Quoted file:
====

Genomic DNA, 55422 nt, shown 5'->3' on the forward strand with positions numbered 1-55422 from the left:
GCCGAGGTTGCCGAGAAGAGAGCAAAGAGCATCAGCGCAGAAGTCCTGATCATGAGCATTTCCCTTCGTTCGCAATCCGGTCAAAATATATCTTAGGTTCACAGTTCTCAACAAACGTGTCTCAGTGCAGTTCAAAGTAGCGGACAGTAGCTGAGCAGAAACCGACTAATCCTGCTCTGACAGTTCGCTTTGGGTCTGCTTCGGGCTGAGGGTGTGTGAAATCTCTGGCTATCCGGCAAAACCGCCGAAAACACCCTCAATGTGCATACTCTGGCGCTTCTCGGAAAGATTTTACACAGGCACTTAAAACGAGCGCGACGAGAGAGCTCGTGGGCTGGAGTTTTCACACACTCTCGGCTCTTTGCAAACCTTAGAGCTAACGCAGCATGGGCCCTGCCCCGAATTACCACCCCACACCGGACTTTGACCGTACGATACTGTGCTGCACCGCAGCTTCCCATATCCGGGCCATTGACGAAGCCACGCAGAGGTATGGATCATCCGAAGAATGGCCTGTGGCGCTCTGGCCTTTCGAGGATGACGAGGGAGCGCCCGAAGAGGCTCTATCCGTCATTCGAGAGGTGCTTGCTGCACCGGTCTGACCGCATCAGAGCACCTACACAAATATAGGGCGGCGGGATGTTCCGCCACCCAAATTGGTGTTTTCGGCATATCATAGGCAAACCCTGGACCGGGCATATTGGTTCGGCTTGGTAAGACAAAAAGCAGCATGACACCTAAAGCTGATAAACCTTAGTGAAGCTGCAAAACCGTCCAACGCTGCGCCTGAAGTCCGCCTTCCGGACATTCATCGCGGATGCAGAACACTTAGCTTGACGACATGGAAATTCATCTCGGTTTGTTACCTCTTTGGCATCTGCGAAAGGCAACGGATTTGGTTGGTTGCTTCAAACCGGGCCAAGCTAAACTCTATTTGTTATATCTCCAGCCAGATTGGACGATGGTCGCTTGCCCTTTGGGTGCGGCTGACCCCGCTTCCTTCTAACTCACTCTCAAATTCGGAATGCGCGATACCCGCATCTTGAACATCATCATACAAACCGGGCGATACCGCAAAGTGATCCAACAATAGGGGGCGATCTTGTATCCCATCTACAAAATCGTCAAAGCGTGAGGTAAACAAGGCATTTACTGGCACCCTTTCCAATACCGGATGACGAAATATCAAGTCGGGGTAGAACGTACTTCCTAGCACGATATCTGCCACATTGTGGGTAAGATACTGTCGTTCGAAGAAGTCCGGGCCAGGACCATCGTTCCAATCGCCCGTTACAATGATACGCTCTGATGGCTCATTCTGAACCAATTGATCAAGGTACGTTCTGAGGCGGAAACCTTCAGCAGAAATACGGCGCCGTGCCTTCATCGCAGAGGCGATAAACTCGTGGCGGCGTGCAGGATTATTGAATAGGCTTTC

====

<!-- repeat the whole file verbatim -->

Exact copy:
Genomic DNA, 55422 nt, shown 5'->3' on the forward strand with positions numbered 1-55422 from the left:
GCCGAGGTTGCCGAGAAGAGAGCAAAGAGCATCAGCGCAGAAGTCCTGATCATGAGCATTTCCCTTCGTTCGCAATCCGGTCAAAATATATCTTAGGTTCACAGTTCTCAACAAACGTGTCTCAGTGCAGTTCAAAGTAGCGGACAGTAGCTGAGCAGAAACCGACTAATCCTGCTCTGACAGTTCGCTTTGGGTCTGCTTCGGGCTGAGGGTGTGTGAAATCTCTGGCTATCCGGCAAAACCGCCGAAAACACCCTCAATGTGCATACTCTGGCGCTTCTCGGAAAGATTTTACACAGGCACTTAAAACGAGCGCGACGAGAGAGCTCGTGGGCTGGAGTTTTCACACACTCTCGGCTCTTTGCAAACCTTAGAGCTAACGCAGCATGGGCCCTGCCCCGAATTACCACCCCACACCGGACTTTGACCGTACGATACTGTGCTGCACCGCAGCTTCCCATATCCGGGCCATTGACGAAGCCACGCAGAGGTATGGATCATCCGAAGAATGGCCTGTGGCGCTCTGGCCTTTCGAGGATGACGAGGGAGCGCCCGAAGAGGCTCTATCCGTCATTCGAGAGGTGCTTGCTGCACCGGTCTGACCGCATCAGAGCACCTACACAAATATAGGGCGGCGGGATGTTCCGCCACCCAAATTGGTGTTTTCGGCATATCATAGGCAAACCCTGGACCGGGCATATTGGTTCGGCTTGGTAAGACAAAAAGCAGCATGACACCTAAAGCTGATAAACCTTAGTGAAGCTGCAAAACCGTCCAACGCTGCGCCTGAAGTCCGCCTTCCGGACATTCATCGCGGATGCAGAACACTTAGCTTGACGACATGGAAATTCATCTCGGTTTGTTACCTCTTTGGCATCTGCGAAAGGCAACGGATTTGGTTGGTTGCTTCAAACCGGGCCAAGCTAAACTCTATTTGTTATATCTCCAGCCAGATTGGACGATGGTCGCTTGCCCTTTGGGTGCGGCTGACCCCGCTTCCTTCTAACTCACTCTCAAATTCGGAATGCGCGATACCCGCATCTTGAACATCATCATACAAACCGGGCGATACCGCAAAGTGATCCAACAATAGGGGGCGATCTTGTATCCCATCTACAAAATCGTCAAAGCGTGAGGTAAACAAGGCATTTACTGGCACCCTTTCCAATACCGGATGACGAAATATCAAGTCGGGGTAGAACGTACTTCCTAGCACGATATCTGCCACATTGTGGGTAAGATACTGTCGTTCGAAGAAGTCCGGGCCAGGACCATCGTTCCAATCGCCCGTTACAATGATACGCTCTGATGGCTCATTCTGAACCAATTGATCAAGGTACGTTCTGAGGCGGAAACCTTCAGCAGAAATACGGCGCCGTGCCTTCATCGCAGAGGCGATAAACTCGTGGCGGCGTGCAGGATTATTGAATAGGCTTTC